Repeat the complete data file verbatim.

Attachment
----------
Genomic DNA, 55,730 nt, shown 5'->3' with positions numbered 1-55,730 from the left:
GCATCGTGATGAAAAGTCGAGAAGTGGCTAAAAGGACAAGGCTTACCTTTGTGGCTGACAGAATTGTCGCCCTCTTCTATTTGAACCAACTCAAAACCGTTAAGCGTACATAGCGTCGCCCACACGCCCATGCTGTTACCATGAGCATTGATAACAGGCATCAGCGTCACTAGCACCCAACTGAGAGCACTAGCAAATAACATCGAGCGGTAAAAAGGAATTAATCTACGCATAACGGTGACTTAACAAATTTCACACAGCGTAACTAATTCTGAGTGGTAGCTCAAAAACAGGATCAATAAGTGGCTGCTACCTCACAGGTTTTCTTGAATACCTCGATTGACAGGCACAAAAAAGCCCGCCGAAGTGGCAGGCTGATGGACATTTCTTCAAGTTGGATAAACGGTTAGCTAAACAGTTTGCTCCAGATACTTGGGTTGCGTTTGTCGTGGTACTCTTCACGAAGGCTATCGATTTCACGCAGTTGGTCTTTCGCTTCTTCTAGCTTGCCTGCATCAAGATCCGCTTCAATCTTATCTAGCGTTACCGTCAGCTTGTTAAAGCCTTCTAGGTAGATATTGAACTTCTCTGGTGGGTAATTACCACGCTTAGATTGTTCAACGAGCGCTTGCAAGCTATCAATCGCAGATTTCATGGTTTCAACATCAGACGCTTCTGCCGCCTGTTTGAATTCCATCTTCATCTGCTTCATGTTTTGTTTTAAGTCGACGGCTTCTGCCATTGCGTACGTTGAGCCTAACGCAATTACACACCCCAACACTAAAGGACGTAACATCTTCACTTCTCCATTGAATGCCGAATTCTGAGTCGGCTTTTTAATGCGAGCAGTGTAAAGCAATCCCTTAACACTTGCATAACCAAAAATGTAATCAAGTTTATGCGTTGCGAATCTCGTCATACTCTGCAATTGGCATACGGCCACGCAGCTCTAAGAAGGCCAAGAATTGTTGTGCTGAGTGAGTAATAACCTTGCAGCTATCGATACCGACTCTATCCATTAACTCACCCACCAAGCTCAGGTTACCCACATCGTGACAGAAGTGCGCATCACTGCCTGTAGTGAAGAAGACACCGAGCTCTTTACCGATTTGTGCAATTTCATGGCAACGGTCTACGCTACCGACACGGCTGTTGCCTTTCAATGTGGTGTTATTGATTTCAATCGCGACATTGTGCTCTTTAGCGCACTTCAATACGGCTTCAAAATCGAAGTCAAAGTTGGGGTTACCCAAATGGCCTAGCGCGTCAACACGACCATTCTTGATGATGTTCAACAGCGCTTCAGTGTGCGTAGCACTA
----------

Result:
Genomic DNA, 55,730 nt, shown 5'->3' with positions numbered 1-55,730 from the left:
GCATCGTGATGAAAAGTCGAGAAGTGGCTAAAAGGACAAGGCTTACCTTTGTGGCTGACAGAATTGTCGCCCTCTTCTATTTGAACCAACTCAAAACCGTTAAGCGTACATAGCGTCGCCCACACGCCCATGCTGTTACCATGAGCATTGATAACAGGCATCAGCGTCACTAGCACCCAACTGAGAGCACTAGCAAATAACATCGAGCGGTAAAAAGGAATTAATCTACGCATAACGGTGACTTAACAAATTTCACACAGCGTAACTAATTCTGAGTGGTAGCTCAAAAACAGGATCAATAAGTGGCTGCTACCTCACAGGTTTTCTTGAATACCTCGATTGACAGGCACAAAAAAGCCCGCCGAAGTGGCAGGCTGATGGACATTTCTTCAAGTTGGATAAACGGTTAGCTAAACAGTTTGCTCCAGATACTTGGGTTGCGTTTGTCGTGGTACTCTTCACGAAGGCTATCGATTTCACGCAGTTGGTCTTTCGCTTCTTCTAGCTTGCCTGCATCAAGATCCGCTTCAATCTTATCTAGCGTTACCGTCAGCTTGTTAAAGCCTTCTAGGTAGATATTGAACTTCTCTGGTGGGTAATTACCACGCTTAGATTGTTCAACGAGCGCTTGCAAGCTATCAATCGCAGATTTCATGGTTTCAACATCAGACGCTTCTGCCGCCTGTTTGAATTCCATCTTCATCTGCTTCATGTTTTGTTTTAAGTCGACGGCTTCTGCCATTGCGTACGTTGAGCCTAACGCAATTACACACCCCAACACTAAAGGACGTAACATCTTCACTTCTCCATTGAATGCCGAATTCTGAGTCGGCTTTTTAATGCGAGCAGTGTAAAGCAATCCCTTAACACTTGCATAACCAAAAATGTAATCAAGTTTATGCGTTGCGAATCTCGTCATACTCTGCAATTGGCATACGGCCACGCAGCTCTAAGAAGGCCAAGAATTGTTGTGCTGAGTGAGTAATAACCTTGCAGCTATCGATACCGACTCTATCCATTAACTCACCCACCAAGCTCAGGTTACCCACATCGTGACAGAAGTGCGCATCACTGCCTGTAGTGAAGAAGACACCGAGCTCTTTACCGATTTGTGCAATTTCATGGCAACGGTCTACGCTACCGACACGGCTGTTGCCTTTCAATGTGGTGTTATTGATTTCAATCGCGACATTGTGCTCTTTAGCGCACTTCAATACGGCTTCAAAATCGAAGTCAAAGTTGGGGTTACCCAAATGGCCTAGCGCGTCAACACGACCATTCTTGATGATGTTCAACAGCGCTTCAGTGTGCGTAGCACTA